Here’s something that DPI does not present too often. To start off your work week, “Last of the Buffalo Hunters“, c.1881. It is not too often that we showcase a 140 year old photo, but there are always exceptions. They were actually bison, of course, but the name “buffalo hunters” just stuck.
With respect to the conversation regarding immigration at our southern border we present “Immigrants: The New Americans“, c.1915. Taken somewhere on the Atlantic Ocean let us not forget that many of our ancestors who came here were escaping from discrimination and worse over a century ago. Also, let us not forget the contributions they made to our country in helping it to become what we all enjoy today. For many their next stop would be Ellis Island. At the height of the wave of European immigration more than 5,000 people were processed daily at Ellis Island.
With all eyes focused on the current humanitarian crisis on our southern border let us not forget that U. S. citizens were once also migrants living in squalor in relocation camps during the Great Depression. The power of the still photograph is clearly evident and on display with the recent, tragic photo of the migrant Oscar Alberto Martinez Ramirez and his daughter Valeria who drowned in the Rio Grande at Matamoros while seeking asylum in the United States. I think that it is fair to say that that image will clearly be in the running for the next Pulitizer Prize.
If you say that this photo is far from technically perfect I would have to agree. It feels good to break the rules once in a while. Remember that this is photojournalism not studio photography. A good deal of photojournalism has its roots in conflict photography. War photography. Photos are taken under extreme conditions. In photojournalism the message is what is important not necessarily the technical expertise of the photographer.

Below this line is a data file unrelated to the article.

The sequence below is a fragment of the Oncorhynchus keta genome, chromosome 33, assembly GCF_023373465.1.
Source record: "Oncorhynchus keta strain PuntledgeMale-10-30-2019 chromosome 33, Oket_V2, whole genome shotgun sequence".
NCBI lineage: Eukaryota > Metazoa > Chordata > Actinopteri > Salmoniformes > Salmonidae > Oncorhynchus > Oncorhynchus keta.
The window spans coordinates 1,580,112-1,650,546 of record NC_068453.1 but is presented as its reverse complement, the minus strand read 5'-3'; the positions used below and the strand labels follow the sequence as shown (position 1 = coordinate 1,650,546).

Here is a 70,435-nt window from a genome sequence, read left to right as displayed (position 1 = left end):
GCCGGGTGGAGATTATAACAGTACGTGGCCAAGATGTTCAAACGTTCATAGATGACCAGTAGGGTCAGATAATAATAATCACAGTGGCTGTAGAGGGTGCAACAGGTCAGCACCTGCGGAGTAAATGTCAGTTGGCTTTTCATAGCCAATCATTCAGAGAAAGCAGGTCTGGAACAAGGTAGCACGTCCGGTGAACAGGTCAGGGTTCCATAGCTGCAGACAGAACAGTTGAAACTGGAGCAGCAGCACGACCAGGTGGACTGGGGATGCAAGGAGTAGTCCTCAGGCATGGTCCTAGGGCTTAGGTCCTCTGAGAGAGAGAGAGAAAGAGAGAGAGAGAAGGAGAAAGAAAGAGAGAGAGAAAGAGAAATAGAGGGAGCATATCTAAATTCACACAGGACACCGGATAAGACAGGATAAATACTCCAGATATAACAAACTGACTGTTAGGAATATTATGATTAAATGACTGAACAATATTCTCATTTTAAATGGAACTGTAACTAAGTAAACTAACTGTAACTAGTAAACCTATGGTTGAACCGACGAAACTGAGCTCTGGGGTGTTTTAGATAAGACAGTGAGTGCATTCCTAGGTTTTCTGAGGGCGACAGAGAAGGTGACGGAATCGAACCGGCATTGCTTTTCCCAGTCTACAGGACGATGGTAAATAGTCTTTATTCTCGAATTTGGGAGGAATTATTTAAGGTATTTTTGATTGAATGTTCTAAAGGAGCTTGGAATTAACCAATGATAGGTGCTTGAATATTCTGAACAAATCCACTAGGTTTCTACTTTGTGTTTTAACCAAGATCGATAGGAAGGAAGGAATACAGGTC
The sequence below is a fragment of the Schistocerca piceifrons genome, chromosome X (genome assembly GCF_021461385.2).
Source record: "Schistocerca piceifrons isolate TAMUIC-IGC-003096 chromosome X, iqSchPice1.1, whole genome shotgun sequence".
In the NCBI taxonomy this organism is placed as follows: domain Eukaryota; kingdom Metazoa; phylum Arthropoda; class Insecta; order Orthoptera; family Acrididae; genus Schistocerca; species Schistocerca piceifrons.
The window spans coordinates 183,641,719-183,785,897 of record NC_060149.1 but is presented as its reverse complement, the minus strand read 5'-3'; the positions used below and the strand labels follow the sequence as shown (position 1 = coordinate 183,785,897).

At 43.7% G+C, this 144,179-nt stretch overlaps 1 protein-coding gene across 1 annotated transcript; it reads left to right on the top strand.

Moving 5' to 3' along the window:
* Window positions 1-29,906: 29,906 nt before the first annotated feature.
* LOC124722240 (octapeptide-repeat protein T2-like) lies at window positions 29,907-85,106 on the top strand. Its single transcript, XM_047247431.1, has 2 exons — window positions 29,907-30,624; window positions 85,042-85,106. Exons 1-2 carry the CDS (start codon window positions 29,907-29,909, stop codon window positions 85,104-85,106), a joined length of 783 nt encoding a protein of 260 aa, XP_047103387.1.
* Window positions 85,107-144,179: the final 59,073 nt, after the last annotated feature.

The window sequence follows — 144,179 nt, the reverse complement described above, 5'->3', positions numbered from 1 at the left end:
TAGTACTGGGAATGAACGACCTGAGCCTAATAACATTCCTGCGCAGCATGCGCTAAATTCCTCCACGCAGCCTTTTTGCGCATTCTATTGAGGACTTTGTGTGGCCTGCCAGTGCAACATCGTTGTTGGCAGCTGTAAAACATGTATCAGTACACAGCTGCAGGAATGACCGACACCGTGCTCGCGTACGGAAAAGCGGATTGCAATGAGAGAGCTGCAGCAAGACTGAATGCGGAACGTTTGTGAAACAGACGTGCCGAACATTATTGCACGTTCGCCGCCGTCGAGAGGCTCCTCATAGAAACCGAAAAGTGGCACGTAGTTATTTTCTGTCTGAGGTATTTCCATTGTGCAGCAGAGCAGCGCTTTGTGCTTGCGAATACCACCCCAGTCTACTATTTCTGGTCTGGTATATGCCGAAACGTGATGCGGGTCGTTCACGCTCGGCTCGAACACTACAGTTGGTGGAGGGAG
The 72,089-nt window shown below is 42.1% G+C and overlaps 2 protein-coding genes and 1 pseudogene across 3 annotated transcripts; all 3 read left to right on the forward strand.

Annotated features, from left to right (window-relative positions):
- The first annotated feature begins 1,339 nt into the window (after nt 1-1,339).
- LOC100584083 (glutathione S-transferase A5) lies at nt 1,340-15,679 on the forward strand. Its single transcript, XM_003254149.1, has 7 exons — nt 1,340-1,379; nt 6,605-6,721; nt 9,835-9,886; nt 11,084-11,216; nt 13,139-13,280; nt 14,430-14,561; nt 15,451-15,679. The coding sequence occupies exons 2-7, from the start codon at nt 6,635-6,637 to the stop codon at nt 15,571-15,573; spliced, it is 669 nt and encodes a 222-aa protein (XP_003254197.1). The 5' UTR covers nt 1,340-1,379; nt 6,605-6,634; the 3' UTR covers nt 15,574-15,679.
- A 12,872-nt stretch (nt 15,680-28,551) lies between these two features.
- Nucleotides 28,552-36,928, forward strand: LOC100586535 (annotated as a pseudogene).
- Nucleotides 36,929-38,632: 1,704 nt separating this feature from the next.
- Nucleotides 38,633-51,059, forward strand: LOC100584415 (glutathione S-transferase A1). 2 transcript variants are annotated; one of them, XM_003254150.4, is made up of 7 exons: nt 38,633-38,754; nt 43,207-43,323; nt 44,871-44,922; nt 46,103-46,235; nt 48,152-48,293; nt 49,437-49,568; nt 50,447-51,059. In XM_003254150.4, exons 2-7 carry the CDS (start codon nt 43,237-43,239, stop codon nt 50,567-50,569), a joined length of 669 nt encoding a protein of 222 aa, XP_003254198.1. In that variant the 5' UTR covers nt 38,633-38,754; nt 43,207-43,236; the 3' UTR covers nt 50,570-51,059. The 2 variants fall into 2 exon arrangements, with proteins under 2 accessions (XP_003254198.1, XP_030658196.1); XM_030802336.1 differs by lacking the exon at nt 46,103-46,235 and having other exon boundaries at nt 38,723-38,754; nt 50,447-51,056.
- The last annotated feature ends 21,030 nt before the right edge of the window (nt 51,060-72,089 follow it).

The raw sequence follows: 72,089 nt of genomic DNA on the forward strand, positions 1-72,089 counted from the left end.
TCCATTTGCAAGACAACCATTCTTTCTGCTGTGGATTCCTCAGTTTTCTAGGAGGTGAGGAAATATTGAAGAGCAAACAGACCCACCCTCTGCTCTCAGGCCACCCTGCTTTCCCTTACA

Which brings us to this photo we call “Turn of the Century“. After much research we assess that this photo was taken in lower Manhattan c. 1914. Lower west side to be more precise. Somewhere between Houston and West 23 Street and possibly Christopher Street. The hat shops in that area are prolific. Also notice the battle scars on the boy from a recent fight as well as the Adrien Brody lookalike that he is standing with. We do not need perfection in this photo to understand the circumstances and the setting. Sometimes less is actually better as the mind fills in the scene what the eyes cannot see.
Who will remember us after we are gone? In part, perhaps folks will remember DPI by the images we have left behind.
“…I wish my life was a non-stop movie show
A fantasy world of celluloid villains and heroes
Because celluloid heroes never feel any pain
And celluloid heroes never really die…” – The Kinks (1972)
Forgive us for using the film title, but it just seemed appropriate. The lead photo is a Spirit airplane one of several produced based on the Spirit of St. Louis, “Spirit Airplane“; New York State c.1929. How far airlines have come. Below are two photos; “Mexican Railroad Station“, Mexico c.1935 and “The 1929 Reo“; U. S. (1935). A fine automobile to drive during the Great Depression. The Mexican Railroad Station could never be confused with rush hour on the L.I.R.R.
An image worthy of those taken by the Farm Security Administration photographers during the Great Depression. We think that this is one of those special images. There is a lot to digest in this photo. The milk cans in the truck, the visible gas pump, Davis grocery store with the Coca Cola sign, the man sitting in the chair in the shade and the pinball machine next to him. The truck’s grill sets the time frame. One of those great images from the 1930s, “The Milk Delivery Truck“, Austin, Texas (May 5, 1934).
We at DPI believe that this is a very special image and worthy of further examination in a blog. This was the scene in front of the “American National Bank“; Atlanta, Georgia c.1916. American was soon to go out of business, but we see the unloading of paper money in these coils of in front of the bank. Workers and security personnel. Direct deposit? If I were a banker I would want to display an image such as this in my office.
If you are not familiar with the term Gandy Dancer you should be. The term is not used strictly for section crews in the South, but it covers other areas of the United States for workers of many nationalities over many decades. The songs and cadence used have their origin from Southern black workers laying track. What is also similar is the cadence used in the military during training as anyone who has ever served in the military will remember.
Located within DPI’s Documentary collection is the Americana gallery on page one. This gallery contains two extensive Event collections which we want to bring to your attention. On page two in this gallery in the “1930s” event which includes many images taken during the Great Depression. There are 66 pages within this event providing hundreds of images. Likewise in this gallery located on page five is our “People” event. Here there are 99 pages displaying hundreds of images. Both events should provide numerous selections for your needs.